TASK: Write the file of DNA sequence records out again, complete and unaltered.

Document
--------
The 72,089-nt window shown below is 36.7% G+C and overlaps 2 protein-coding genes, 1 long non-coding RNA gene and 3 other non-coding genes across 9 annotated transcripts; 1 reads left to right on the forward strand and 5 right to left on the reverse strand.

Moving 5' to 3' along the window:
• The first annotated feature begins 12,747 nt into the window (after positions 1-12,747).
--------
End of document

The 72,089-nt window shown below is 36.7% G+C and overlaps 2 protein-coding genes, 1 long non-coding RNA gene and 3 other non-coding genes across 9 annotated transcripts; 1 reads left to right on the forward strand and 5 right to left on the reverse strand.

Moving 5' to 3' along the window:
• The first annotated feature begins 12,747 nt into the window (after positions 1-12,747).